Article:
Version tested: PlayStation 2
Mario Kart has always been the king of kart racers. Having played the DS version via Wi-Fi Connect the other day, and now Crash Tag Team Racing, we can confirm that this is not something which is about to change.
That probably won't come as much of a surprise to you, but this might: CTTR is actually a very good game that throws a wide variety of challenges, decent graphics, a sense of humour and some nice finishing touches into the mix.
Don't go expecting another Mario Kart clone in the vein of Crash Team Racing or Crash Nitro Kart, either. Developer Radical Entertainment (the latest in the long line of developers to tackle the Bandicoot franchise) has attempted to do something new with the genre here, blending several different gameplay styles together - not an easy task, but it has nearly pulled it off.
Clash team racing
For starters, there's now a car combat element to the game, thanks to a feature called "clashing". This means that at any time during the race you can press triangle to merge your kart with one of your opponent's, creating a single vehicle. Then you can, if you wish, abandon driving duties to take control of a gun turret with 360 degree rotation.
Cue vast amounts of fun as you pick off enemies on all sides, watching them explode in satisfyingly large balls of flame. There's always the option to switch round and get behind the wheel again, but there's really no need - the other characters you team up with invariably do an intelligent job of steering round the course.
One advantage of driving in a clashed kart is that it's a lot easier to fill up your boost meter, which is done by blowing everything from rival vehicles to random objects into smithereens. You're rewarded with a burst of speed, which makes up for the fact that clashed karts are generally a bit slower and heavier to manoeuvre.
But you can't get away of hooning round tracks in clashed karts all the time, especially once you get further into the game - you'll need to use a bit of strategy, working out when to clash and when to split off and go your own way (doing this also gives you a quick speed boost, usefully).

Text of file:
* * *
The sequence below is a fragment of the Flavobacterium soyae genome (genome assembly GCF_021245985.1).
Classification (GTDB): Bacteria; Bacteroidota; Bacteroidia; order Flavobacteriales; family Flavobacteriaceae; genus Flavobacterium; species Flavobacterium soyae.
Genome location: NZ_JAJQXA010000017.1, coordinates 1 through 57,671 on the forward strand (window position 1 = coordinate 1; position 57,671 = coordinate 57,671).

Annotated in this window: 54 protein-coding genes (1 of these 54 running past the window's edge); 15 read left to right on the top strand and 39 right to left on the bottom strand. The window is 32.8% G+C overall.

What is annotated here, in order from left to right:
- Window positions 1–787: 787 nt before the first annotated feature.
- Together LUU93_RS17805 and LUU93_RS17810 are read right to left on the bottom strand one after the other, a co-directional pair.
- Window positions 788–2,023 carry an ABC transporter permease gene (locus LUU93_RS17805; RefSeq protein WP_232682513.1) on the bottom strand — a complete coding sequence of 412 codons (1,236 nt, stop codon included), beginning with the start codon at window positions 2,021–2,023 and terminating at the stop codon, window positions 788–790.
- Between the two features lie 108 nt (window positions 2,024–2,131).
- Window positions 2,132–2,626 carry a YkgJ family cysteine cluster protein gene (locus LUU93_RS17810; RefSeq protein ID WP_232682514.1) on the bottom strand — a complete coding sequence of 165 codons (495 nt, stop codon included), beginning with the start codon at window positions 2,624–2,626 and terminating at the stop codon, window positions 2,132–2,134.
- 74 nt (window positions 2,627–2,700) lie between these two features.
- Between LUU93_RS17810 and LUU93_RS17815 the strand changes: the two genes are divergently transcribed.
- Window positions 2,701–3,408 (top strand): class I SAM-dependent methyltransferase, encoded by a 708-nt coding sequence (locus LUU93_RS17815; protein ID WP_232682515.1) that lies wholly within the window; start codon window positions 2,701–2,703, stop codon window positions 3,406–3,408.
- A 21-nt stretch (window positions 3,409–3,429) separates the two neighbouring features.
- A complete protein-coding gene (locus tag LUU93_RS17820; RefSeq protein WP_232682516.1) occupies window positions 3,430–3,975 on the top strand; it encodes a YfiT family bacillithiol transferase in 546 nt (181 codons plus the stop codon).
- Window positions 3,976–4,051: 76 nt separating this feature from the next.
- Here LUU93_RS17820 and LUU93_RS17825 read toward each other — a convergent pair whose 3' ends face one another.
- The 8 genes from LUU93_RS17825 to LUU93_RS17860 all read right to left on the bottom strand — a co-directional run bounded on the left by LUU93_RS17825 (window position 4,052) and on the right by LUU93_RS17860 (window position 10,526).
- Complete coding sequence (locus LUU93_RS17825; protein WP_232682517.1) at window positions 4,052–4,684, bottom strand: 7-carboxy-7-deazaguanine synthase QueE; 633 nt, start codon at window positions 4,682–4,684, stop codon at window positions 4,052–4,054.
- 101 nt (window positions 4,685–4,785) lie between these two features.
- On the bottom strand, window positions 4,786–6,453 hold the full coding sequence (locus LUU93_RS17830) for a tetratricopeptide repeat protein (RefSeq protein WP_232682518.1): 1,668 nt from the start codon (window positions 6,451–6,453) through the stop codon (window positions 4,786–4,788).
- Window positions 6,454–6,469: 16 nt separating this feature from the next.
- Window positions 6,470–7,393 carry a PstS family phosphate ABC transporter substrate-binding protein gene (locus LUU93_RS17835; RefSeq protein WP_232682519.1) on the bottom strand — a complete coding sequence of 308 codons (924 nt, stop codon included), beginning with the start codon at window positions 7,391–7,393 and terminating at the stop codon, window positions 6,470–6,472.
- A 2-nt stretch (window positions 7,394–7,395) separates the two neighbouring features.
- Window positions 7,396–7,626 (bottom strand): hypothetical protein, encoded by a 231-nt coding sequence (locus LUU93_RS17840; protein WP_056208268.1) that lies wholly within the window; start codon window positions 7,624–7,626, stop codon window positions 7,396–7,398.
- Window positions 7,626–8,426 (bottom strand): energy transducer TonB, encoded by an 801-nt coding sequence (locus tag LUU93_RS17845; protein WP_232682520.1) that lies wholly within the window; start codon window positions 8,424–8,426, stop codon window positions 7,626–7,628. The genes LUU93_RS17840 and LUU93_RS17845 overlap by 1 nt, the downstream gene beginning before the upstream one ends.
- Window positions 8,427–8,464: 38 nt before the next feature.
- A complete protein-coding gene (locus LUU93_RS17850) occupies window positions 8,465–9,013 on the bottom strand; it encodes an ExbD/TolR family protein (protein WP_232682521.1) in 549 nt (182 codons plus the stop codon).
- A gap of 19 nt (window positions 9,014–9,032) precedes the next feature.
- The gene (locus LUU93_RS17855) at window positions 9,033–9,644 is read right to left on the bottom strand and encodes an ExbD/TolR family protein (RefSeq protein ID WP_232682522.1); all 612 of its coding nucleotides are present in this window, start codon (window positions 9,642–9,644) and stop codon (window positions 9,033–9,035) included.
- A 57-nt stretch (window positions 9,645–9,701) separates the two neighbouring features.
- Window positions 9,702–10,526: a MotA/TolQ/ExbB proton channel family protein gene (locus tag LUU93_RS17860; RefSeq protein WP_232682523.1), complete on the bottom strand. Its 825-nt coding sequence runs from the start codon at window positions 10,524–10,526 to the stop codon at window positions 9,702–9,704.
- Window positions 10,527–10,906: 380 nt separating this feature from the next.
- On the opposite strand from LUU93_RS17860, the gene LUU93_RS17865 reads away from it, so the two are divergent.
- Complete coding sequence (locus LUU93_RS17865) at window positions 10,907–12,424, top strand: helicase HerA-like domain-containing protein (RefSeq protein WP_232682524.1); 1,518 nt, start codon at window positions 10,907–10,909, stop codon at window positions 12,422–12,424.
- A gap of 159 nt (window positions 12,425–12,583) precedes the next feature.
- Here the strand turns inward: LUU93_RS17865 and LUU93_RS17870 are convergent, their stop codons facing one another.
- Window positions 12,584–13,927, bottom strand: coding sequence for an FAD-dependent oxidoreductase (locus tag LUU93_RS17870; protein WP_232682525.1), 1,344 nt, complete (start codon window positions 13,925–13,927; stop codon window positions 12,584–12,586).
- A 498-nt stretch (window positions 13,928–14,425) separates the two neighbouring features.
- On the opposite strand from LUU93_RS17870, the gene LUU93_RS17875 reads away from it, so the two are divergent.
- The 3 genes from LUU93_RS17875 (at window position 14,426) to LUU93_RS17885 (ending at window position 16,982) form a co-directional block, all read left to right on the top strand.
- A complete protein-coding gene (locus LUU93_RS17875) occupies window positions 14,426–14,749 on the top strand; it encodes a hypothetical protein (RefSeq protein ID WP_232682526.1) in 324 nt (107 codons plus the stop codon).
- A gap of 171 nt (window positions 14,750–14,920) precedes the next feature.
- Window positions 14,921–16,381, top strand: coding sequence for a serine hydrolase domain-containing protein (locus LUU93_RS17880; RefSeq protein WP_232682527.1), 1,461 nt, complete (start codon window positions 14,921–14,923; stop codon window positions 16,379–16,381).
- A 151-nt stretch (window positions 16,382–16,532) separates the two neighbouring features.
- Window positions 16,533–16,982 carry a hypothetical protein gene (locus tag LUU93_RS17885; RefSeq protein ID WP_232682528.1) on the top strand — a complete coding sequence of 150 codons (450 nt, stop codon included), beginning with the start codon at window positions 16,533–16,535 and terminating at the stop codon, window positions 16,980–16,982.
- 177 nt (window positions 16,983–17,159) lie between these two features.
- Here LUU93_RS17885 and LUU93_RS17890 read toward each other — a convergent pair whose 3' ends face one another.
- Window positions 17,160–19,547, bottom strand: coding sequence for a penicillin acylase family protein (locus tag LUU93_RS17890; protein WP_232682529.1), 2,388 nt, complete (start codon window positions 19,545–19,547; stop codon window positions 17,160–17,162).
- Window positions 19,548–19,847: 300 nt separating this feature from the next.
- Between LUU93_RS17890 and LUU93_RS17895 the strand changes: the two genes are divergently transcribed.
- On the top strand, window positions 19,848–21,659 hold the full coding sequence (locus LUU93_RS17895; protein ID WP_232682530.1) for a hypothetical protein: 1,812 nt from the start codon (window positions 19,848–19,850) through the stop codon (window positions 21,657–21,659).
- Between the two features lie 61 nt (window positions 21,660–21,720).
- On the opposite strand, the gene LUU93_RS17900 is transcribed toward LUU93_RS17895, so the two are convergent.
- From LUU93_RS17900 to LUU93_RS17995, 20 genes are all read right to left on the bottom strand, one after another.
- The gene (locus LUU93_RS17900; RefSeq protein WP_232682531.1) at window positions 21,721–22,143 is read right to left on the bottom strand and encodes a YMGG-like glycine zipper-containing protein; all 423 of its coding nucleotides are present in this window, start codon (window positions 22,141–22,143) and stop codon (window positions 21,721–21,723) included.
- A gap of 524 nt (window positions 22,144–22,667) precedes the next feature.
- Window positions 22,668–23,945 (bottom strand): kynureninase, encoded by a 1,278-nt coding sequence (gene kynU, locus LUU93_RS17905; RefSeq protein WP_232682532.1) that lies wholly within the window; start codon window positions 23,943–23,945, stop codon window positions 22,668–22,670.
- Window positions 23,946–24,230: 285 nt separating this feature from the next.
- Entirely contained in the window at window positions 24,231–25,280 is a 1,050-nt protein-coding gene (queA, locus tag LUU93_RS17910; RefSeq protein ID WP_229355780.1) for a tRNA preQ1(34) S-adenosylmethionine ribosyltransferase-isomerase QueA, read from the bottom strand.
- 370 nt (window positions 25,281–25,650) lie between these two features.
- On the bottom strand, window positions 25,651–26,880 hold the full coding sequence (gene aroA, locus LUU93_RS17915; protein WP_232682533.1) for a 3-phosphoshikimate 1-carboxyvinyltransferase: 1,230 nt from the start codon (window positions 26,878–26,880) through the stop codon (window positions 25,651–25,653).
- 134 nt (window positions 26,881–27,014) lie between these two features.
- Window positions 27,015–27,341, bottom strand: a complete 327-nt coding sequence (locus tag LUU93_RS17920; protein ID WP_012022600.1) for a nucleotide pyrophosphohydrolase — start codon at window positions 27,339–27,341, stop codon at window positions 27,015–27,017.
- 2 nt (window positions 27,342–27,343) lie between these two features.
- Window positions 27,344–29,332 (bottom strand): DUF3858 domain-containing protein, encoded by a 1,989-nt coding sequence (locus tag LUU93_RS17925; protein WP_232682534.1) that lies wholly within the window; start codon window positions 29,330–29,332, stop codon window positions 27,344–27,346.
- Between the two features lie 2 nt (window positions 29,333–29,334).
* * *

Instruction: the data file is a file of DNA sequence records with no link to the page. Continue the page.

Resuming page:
You don't need to clash to blow up your opponents, either. There are plenty of pickups dotted around each track, such as fiery bowling balls, exploding chickens, and sticks of dynamite to which some scamp has tied squealing monkeys. It all makes a nice change from the old red and green shells.
The physics system works well and the controls are responsive, but winning races is more about clashing at opportune moments and shooting on target than taking the perfect corner or driving the perfect lap. So if it's pure and simple karting action you're after, you might be disappointed.
But if you're looking for a racer with a bit extra, you won't be. Straightforward racing is only a small part of the single player mode - you access courses by exploring a huge theme park, complete with all manner of gaps to jump, switches to switch, coins to collect and items to buy.
There's also a wide variety of characters to meet, from our old friend Dr Cortex to vendor robots to ninja penguins. You can buy nifty extras such as new outfits, and play some truly excellent mini-games. Our personal favourite is the skeet shooting round where instead of aiming at clay pigeons, you're taking out live cows, pigs and sheep. Hit your target and it'll explode into steaks or chops as appropriate, uttering a plaintive moo, oink or baa along the way.
Each area of the theme park contains doors which give you access to the race tracks (all with puntastic names, such as Pirates of the Carburettor and Rings of Uranus), and a range of options to choose from if you don't fancy a plain old race.
First up is Crashinator, where you're the only car on the track and have to hit a certain number of targets within a time limit. It's great fun and, like almost all of the race modes, has a just-one-more-go factor that makes it hard to put down.
Unlike Fast Lap which, like the Burning Lap races in Burnout Legends we've been so troubled by lately, requires you to complete a circuit perfectly with no room for error whatsoever. It's impossibly hard, and not much fun as a result.